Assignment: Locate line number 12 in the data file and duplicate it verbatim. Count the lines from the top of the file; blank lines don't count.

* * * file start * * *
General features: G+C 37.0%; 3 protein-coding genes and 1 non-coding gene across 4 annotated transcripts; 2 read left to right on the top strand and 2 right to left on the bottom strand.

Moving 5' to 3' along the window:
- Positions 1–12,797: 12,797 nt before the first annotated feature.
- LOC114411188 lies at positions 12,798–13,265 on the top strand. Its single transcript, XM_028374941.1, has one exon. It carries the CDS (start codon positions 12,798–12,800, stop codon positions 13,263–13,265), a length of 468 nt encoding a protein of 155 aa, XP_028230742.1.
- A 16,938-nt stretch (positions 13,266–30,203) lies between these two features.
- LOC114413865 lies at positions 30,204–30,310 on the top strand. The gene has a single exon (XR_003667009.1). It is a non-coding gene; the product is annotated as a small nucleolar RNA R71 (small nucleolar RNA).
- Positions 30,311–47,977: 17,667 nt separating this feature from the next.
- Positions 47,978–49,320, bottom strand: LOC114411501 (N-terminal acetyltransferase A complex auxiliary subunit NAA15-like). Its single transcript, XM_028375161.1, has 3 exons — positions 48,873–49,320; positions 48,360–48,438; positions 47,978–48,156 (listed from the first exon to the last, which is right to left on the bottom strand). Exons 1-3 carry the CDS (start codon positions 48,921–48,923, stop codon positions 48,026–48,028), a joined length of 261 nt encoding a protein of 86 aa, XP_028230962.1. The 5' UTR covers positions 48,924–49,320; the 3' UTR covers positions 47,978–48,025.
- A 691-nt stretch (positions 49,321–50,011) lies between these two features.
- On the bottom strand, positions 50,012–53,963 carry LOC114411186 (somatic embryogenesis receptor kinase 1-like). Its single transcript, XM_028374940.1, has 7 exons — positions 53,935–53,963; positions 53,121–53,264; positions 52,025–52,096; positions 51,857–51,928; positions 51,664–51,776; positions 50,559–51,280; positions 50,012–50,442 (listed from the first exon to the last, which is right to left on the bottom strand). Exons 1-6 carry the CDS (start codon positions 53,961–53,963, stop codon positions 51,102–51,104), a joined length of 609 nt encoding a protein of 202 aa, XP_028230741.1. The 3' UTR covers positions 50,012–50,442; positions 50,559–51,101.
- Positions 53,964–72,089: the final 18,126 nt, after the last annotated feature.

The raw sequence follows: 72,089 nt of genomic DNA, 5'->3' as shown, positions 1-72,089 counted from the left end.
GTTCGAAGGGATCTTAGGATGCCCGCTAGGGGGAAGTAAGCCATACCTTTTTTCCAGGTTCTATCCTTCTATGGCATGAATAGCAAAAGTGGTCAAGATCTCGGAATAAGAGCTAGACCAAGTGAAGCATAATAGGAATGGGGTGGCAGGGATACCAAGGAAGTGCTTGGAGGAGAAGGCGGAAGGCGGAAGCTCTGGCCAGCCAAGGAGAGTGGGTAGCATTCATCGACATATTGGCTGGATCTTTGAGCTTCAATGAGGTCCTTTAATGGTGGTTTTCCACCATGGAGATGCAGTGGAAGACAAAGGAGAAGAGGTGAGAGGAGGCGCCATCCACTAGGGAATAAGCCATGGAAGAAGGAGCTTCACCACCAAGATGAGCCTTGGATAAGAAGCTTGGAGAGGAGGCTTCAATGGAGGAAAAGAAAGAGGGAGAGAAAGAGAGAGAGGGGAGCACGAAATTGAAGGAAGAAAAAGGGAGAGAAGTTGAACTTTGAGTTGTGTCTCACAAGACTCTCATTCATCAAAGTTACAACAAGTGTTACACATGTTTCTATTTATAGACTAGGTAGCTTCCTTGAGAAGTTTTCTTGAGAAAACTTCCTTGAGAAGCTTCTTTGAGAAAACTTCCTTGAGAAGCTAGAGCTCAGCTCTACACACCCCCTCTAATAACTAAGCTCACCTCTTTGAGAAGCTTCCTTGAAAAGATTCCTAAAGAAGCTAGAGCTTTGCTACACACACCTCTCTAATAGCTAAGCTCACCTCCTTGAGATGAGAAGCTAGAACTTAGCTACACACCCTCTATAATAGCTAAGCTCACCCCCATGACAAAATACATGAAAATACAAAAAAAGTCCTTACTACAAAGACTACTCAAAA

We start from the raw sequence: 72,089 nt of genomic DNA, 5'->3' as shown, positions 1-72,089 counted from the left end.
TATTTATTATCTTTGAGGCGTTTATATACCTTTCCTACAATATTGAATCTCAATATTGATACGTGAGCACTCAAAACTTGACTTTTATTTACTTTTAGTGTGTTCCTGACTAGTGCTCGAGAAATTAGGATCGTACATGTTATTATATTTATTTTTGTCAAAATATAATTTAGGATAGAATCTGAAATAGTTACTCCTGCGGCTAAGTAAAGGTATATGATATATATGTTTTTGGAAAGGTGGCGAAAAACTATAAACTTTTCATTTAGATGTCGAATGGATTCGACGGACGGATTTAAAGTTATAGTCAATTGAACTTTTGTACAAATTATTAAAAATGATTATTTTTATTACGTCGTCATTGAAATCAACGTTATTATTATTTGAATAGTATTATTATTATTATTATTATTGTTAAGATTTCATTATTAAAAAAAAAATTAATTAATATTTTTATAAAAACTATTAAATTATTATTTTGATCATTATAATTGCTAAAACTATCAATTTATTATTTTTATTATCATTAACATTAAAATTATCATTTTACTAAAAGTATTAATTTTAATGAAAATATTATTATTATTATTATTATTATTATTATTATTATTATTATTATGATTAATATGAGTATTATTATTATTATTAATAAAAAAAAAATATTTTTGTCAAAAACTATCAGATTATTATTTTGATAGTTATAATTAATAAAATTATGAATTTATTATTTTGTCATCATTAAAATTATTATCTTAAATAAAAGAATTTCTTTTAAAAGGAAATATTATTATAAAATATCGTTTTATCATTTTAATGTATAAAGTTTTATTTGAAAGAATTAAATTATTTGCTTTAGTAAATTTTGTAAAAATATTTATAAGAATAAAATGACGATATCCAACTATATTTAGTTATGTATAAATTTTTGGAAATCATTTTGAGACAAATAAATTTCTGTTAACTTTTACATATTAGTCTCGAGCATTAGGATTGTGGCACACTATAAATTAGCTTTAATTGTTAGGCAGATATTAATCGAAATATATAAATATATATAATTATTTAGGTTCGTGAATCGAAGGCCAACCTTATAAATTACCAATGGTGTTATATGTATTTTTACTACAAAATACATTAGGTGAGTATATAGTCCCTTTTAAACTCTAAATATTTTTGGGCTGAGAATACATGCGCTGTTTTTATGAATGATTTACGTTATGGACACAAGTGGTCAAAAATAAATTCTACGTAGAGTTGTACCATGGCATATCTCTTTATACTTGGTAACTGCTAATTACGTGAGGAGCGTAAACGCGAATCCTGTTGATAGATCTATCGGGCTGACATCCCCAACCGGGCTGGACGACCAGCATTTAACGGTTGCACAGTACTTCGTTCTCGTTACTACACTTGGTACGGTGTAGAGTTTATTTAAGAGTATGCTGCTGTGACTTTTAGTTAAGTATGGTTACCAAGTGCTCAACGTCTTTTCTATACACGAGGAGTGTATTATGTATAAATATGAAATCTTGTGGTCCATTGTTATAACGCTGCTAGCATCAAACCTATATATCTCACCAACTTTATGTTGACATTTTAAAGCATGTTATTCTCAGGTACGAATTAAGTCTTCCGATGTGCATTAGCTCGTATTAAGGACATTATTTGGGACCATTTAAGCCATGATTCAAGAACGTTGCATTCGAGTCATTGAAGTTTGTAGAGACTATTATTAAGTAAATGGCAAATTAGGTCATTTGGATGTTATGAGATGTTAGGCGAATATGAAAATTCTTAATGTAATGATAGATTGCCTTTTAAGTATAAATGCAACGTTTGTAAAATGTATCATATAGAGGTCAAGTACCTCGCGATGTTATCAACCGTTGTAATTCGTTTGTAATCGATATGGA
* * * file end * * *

The raw sequence follows: 72,089 nt of genomic DNA, 5'->3' as shown, positions 1-72,089 counted from the left end.